SALT LAKE CITY -- Fans who waited hours for an autograph from former Alaska governor and former vice presidential candidate Sarah Palin finally got what they were waiting for when she arrived in Salt Lake Tuesday afternoon for a scheduled book-signing.
The event took place at the Costco at 1818 S. 300 West as part of a nationwide tour organized to promote Palin's new book, "Going Rogue."
Palin's visit to Salt Lake notable for two things: the large crowd of admirers who came to get their book signed, and the highly-controlled setting at the Costco store where the event took place.
By 12:15 p.m., 550 people had joined the line to get their books signed; some had been there for hours. "She quite possibly could be the next president, so I just want to get a signature just in case," Dale Jenkins said. "She's a patriot. She's pro-American. She's just really positive about our country, and I really respect that."
Palin fans like Jenkins lined up in the cold starting Tuesday night. Costco opened its doors around 4 a.m. and allowed the crowd to wait inside in anticipation of Palin's arrival.
Palin snuck in a side entrance at the Salt Lake City Costco shortly before noon Wednesday for a book signing. Once inside, she sat down with her husband, Todd, at a table near the shelves where pots and pans are stacked and started signing copies of "Going Rogue."
A woman who has been told she looks like Palin was one of many admiring fans.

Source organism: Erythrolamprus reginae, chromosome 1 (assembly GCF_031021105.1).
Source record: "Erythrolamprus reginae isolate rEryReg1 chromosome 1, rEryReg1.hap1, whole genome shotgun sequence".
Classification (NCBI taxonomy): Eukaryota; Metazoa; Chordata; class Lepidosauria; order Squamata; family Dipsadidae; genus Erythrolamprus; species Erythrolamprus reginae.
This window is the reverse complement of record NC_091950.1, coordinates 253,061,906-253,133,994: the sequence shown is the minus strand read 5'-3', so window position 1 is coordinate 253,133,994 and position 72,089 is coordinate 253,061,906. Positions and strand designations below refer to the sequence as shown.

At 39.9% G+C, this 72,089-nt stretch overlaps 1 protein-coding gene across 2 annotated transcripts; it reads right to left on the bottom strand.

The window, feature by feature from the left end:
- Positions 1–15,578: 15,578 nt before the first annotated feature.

"She's a phenomenal lady. It was a pleasure to meet her, pleasure to see her," said Highland resident Leslie Heath. "I sat reading her book this morning; great story."
Midway resident Randy Hall went to get his copy signed too.
"I've read it previously and just thought it was awesome," he said. Brooke Smith, of Ogden, was among the more enthusiastic Palin fans.
"I shook her hand and I said, ‘Sarah would you sign my red Republican running shoe?'" Smith said. "She smiled and said, ‘I would love to.'"
Smith says she's been a longtime fan of Palin. "It would start with my personal love for Alaska," Smith said. "And I guess from there it would go to the inspiration she is to women, I think, everywhere, for the power that they can be."
Twelve-year-old Alyssa Wilson, attended the book signing because she wanted the opportunity to meet Palin and tell her she's her role model.
"I want to tell her that I look up to her in so many ways. I'm on my student council at my school, and one day I want to be governor of my state or president of the United States," Wilson said.
The event also drew one possible Republican candidate for U.S. Senate, attorney Mike Lee, and one current candidate for the same post, Cherily Eager.
"I'm here because Sarah Palin represents all that's great about conservative women," Eager said. "We don't have any conservative women in the U.S. Senate, and she's giving us an opportunity to have our voices be heard; and she's a great leader."
Palin's visit comes on the same day she locked horns with former Vice President Al Gore. The controversy is over an op-ed piece she wrote in the Washington Post Wednesday, in which she accused "leading climate experts" of manipulating global temperature data.
Gore fired back, saying the entire ice caps at the North Pole is disappearing. He said, "What do they think is happening?"
But with a large contingent of security on hand, there was no "going rogue" for the press, despite their desire to question Palin about the controversy.
Reporters and photographers were kept roughly 30 feet away, then ushered into a break room in the back of the building when Palin came in, and asked to leave after a half hour of so. Palin took no questions.
The 550 people who showed up at Wednesday's book signing was a far cry from number of fans who showed up at a Costco store in Tempe, Ariz., last week. There, 7,000 people were lined up to greet Palin when she arrived.